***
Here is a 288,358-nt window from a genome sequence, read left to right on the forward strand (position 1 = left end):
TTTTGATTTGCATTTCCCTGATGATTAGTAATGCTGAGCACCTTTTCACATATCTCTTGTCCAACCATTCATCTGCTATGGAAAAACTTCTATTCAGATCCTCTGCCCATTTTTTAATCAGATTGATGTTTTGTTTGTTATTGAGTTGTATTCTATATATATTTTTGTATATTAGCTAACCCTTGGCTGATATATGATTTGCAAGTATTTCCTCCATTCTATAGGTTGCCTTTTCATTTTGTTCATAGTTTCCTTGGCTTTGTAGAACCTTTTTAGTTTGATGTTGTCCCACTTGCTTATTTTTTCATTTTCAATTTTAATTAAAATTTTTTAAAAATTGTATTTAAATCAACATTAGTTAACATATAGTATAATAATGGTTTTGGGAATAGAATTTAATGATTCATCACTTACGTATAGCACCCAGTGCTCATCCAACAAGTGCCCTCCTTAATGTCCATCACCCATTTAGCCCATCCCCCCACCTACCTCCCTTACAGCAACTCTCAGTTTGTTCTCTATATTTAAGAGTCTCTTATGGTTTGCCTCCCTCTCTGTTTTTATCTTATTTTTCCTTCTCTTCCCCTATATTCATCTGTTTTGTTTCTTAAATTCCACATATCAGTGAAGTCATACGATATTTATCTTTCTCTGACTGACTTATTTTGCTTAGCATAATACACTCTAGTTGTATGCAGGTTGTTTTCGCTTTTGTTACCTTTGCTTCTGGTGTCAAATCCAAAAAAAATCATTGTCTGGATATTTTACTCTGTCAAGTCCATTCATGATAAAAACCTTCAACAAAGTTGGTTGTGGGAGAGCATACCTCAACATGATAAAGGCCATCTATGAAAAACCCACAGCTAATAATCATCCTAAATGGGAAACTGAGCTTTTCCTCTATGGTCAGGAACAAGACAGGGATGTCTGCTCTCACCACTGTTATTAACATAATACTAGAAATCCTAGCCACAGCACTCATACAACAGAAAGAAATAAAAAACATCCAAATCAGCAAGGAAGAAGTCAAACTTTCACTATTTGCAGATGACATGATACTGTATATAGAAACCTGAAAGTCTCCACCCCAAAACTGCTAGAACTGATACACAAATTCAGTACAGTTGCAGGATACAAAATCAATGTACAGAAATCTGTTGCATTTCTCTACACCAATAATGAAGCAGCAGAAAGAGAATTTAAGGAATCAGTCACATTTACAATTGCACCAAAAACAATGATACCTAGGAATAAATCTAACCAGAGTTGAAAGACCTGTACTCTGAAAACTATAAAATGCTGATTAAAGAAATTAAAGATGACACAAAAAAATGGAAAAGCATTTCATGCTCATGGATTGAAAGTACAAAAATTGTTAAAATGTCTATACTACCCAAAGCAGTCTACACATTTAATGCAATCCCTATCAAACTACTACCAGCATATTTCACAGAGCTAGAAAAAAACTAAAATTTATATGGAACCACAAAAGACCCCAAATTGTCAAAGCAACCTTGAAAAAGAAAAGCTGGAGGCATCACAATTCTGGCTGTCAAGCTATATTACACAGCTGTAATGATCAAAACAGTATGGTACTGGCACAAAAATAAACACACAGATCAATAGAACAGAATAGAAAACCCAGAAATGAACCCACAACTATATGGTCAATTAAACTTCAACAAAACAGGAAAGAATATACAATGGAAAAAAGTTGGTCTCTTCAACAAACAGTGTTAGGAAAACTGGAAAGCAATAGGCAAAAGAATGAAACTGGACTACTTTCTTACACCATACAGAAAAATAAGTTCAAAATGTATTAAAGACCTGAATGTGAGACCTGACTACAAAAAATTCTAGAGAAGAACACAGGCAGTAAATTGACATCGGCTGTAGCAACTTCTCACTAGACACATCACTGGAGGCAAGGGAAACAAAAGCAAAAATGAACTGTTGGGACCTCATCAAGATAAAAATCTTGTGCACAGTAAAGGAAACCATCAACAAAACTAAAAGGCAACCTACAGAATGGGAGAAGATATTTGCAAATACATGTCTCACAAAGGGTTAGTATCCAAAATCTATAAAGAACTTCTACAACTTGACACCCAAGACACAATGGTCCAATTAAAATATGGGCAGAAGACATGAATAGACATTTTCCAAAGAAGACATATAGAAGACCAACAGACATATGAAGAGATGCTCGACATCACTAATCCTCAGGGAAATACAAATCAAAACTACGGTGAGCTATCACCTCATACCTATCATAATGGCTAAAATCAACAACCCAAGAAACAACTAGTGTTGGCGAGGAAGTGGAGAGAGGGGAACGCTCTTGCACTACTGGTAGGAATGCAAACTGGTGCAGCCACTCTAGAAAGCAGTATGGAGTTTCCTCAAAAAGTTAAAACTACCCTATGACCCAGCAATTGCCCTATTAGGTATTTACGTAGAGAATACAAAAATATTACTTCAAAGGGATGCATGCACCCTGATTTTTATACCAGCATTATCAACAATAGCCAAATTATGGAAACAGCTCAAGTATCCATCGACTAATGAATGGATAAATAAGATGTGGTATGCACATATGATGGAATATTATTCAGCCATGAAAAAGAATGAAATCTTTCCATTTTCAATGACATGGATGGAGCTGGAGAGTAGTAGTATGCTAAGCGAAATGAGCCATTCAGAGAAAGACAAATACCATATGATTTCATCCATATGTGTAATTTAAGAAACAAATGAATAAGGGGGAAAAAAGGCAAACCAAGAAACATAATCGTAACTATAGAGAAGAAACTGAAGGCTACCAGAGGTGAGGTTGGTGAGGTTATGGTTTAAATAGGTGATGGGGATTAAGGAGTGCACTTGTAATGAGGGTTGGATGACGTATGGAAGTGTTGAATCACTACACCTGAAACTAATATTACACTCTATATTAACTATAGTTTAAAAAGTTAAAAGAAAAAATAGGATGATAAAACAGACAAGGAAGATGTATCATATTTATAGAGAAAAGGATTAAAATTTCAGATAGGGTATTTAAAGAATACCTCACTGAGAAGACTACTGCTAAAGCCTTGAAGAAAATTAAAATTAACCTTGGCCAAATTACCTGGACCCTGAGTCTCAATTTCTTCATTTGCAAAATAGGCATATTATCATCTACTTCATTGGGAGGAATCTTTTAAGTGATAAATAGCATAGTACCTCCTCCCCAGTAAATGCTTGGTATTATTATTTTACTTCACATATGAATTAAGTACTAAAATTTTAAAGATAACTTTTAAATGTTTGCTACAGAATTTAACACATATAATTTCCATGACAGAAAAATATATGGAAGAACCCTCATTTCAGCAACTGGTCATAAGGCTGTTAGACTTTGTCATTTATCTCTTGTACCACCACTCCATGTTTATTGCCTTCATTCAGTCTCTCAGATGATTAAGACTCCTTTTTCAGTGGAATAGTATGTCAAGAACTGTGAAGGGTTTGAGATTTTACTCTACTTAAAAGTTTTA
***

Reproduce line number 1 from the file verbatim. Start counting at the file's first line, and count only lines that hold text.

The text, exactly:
Here is a 288,358-nt window from a genome sequence, read left to right on the forward strand (position 1 = left end):